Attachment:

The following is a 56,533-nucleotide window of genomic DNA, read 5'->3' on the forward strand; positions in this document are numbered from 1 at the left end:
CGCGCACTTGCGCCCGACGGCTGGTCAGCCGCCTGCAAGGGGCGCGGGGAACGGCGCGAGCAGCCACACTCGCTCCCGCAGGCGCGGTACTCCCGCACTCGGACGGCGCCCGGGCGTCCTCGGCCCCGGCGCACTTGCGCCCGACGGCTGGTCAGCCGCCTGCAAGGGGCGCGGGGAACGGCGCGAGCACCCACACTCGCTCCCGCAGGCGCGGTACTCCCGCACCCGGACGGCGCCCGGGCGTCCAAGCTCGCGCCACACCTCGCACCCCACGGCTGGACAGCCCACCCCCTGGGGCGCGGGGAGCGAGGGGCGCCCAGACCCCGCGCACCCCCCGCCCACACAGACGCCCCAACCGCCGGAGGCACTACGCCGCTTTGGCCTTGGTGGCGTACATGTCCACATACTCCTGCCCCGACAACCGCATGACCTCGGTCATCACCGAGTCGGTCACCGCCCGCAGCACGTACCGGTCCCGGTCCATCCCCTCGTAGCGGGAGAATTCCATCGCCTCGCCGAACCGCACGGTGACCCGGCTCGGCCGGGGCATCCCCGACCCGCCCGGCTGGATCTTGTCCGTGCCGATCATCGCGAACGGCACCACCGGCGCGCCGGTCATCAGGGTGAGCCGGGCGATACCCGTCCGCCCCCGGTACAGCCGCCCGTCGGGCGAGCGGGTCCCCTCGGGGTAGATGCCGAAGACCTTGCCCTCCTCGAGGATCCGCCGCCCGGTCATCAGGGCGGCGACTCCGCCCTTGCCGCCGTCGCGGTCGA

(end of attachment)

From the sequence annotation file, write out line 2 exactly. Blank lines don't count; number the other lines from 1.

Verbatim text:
CGCGCACTTGCGCCCGACGGCTGGTCAGCCGCCTGCAAGGGGCGCGGGGAACGGCGCGAGCAGCCACACTCGCTCCCGCAGGCGCGGTACTCCCGCACTCGGACGGCGCCCGGGCGTCCTCGGCCCCGGCGCACTTGCGCCCGACGGCTGGTCAGCCGCCTGCAAGGGGCGCGGGGAACGGCGCGAGCACCCACACTCGCTCCCGCAGGCGCGGTACTCCCGCACCCGGACGGCGCCCGGGCGTCCAAGCTCGCGCCACACCTCGCACCCCACGGCTGGACAGCCCACCCCCTGGGGCGCGGGGAGCGAGGGGCGCCCAGACCCCGCGCACCCCCCGCCCACACAGACGCCCCAACCGCCGGAGGCACTACGCCGCTTTGGCCTTGGTGGCGTACATGTCCACATACTCCTGCCCCGACAACCGCATGACCTCGGTCATCACCGAGTCGGTCACCGCCCGCAGCACGTACCGGTCCCGGTCCATCCCCTCGTAGCGGGAGAATTCCATCGCCTCGCCGAACCGCACGGTGACCCGGCTCGGCCGGGGCATCCCCGACCCGCCCGGCTGGATCTTGTCCGTGCCGATCATCGCGAACGGCACCACCGGCGCGCCGGTCATCAGGGTGAGCCGGGCGATACCCGTCCGCCCCCGGTACAGCCGCCCGTCGGGCGAGCGGGTCCCCTCGGGGTAGATGCCGAAGACCTTGCCCTCCTCGAGGATCCGCCGCCCGGTCATCAGGGCGGCGACTCCGCCCTTGCCGCCGTCGCGGTCGA